Early in your grant writing adventures, you should establish some habits. It will save time later if, for your budgets and narratives, you have some background information on hand. Every grant application has certain qualities shared with all the others. The grantor needs to know who you are before he can buy into your project. Demographic research about your state, town and school should be collected and saved in a central location so it can be accessed again and again. Update your narrative paragraphs containing statistics often. I get demographic information from several standard places.
- Your State Department of Education – each state has its own DOE. I’ve put together an interactive map that links you to your state and federal grants site.
- NCES – National Center of Education Statistics
You can rely on these sources for information about residents in your town. They include information on local families, their income, home ownership, etc. A grantor needs to know your town has needs. Even “high end” communities have needs. If you are in a school in a wealthy town, find out where low-income families live. You can target many of your grant narrative appeals to those members of the larger community.
Once you have constructed a narrative that is not only readable, but provides accurate statistical information about your town, keep it updated and handy in a folder or binder on your desk. Mine the data often; to address new areas of concern (i.e. add a few words about crime).
Another good habit is to keep a “resources” binder for each grant you write. In it, you will file all the extraneous documents you collect as you put a grant application together. Often, a grantor will send you a packet of information in the mail when you express interest in an opportunity. Punch holes in the docs and pop them in a binder, you will be amazed how often you reach for it. The binder will contain letters and any other communications you receive and send. Print out copies of relevant emails, and URL lists that represent online resources you have used to put together your appeal.
It may seem old fashioned to do the paper and archival thing, but I find the duplication of reference material very comforting. It’s a habit that helps me sleep well at night. Another printout to save is contact information for personnel in other schools that have had success with grants from a grantor. These folks will become valuable partners as you put your appeal together. You’ll find a list of successful past applicants on the foundation’s website.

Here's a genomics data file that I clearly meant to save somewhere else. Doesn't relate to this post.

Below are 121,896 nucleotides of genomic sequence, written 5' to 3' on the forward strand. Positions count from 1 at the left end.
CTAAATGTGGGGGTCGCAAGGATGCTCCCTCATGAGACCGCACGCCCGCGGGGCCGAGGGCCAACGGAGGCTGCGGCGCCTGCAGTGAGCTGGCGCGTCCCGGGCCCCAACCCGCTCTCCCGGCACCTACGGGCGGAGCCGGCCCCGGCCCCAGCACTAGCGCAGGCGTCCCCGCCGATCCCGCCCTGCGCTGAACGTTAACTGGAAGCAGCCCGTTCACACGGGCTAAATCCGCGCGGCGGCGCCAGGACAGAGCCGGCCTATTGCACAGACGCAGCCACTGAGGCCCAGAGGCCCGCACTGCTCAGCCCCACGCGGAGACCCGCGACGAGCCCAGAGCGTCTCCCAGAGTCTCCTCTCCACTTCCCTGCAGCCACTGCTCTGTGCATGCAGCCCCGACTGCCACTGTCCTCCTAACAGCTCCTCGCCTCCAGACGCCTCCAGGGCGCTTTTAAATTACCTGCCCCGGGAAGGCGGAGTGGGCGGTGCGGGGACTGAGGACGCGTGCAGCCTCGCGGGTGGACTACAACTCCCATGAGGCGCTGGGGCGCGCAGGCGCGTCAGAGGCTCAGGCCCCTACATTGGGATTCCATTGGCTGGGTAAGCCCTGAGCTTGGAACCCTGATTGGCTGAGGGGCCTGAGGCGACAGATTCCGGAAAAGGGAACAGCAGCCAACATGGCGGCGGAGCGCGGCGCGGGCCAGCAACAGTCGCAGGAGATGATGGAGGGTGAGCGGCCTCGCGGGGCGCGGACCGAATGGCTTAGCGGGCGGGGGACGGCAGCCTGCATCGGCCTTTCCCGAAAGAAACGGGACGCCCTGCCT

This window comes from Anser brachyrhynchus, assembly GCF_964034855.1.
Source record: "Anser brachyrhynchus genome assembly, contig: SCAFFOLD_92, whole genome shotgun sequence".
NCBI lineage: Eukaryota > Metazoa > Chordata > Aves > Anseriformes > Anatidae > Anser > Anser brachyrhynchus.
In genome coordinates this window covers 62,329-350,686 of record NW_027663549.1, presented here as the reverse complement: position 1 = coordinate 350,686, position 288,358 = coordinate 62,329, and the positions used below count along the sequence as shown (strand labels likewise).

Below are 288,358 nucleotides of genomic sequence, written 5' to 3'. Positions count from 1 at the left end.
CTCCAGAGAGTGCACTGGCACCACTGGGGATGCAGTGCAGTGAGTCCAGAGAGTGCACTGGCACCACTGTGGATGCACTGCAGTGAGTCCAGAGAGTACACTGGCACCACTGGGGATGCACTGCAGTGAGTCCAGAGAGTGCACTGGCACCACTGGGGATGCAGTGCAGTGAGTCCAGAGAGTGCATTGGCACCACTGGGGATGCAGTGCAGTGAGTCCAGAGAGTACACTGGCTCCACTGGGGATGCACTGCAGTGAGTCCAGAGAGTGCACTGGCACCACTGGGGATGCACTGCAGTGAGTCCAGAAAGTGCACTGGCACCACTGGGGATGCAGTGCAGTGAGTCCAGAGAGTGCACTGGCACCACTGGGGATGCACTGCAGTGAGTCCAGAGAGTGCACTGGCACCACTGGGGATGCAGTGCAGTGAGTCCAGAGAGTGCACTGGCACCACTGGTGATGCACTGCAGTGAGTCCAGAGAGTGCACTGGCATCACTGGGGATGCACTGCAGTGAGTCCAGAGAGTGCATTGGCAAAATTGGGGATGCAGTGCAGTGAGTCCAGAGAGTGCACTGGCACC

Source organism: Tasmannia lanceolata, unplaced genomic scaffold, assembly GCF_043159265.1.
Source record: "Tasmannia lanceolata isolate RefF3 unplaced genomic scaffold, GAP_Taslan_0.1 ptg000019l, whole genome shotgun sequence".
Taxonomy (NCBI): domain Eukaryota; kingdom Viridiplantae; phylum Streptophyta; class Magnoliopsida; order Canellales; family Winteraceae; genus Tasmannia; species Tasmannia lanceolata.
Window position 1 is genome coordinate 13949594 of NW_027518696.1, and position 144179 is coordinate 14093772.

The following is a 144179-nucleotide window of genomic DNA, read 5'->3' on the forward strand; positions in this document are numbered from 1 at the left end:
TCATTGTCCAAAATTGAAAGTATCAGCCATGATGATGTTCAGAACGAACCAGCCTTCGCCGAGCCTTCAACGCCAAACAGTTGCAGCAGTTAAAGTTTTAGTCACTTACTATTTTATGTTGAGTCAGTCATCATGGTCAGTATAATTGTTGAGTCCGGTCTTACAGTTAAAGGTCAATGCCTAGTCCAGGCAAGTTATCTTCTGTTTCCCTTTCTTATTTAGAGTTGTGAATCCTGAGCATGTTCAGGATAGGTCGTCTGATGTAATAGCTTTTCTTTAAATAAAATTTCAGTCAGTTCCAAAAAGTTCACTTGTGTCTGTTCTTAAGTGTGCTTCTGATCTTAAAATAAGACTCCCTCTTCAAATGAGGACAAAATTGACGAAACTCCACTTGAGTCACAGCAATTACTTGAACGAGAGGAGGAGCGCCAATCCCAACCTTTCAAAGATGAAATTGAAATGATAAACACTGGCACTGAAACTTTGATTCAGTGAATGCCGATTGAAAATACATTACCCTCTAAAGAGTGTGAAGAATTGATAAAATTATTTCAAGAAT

The Commonwealth of Massachusetts has put together a procedural manual called “Grants for Schools: Getting Them and Using Them“. It’s intended to provide grant managers with information on the rules and regulations they will face as they apply for state pass-through grants; i.e. Title I. I have read the documents on this website at least 5 times, and I learn something new each time. Government grants have their own world of complexity, and the information you will read here can be put to one side for the day when you are the official district Grants Manager. In the meantime, you will absorb and learn wonderful habits for grant writing, especially budget management, the most difficult and complicated part of the job.
Without a doubt, the most useful is the Project Expenditure spreadsheet. With a little bit of editing and adjustment, use it for all grant applications. It will help you keep an eye on the amounts you have asked for, and you can add fields to record what you have spent. You will never forget a line item again. I’ve made one that looks at the lines in another way; it may be more useful for you.
When you work in a budget and grants office, you need to be organized. Everything is on deadline, and deadlines can cause stress, and stress can cause mistakes. If my blog articles are useful for anything, they help you identify and practice good money management habits, and narrative writing tips and tricks.
Leave a comment or question, I’d love to pass along any tips you want to add.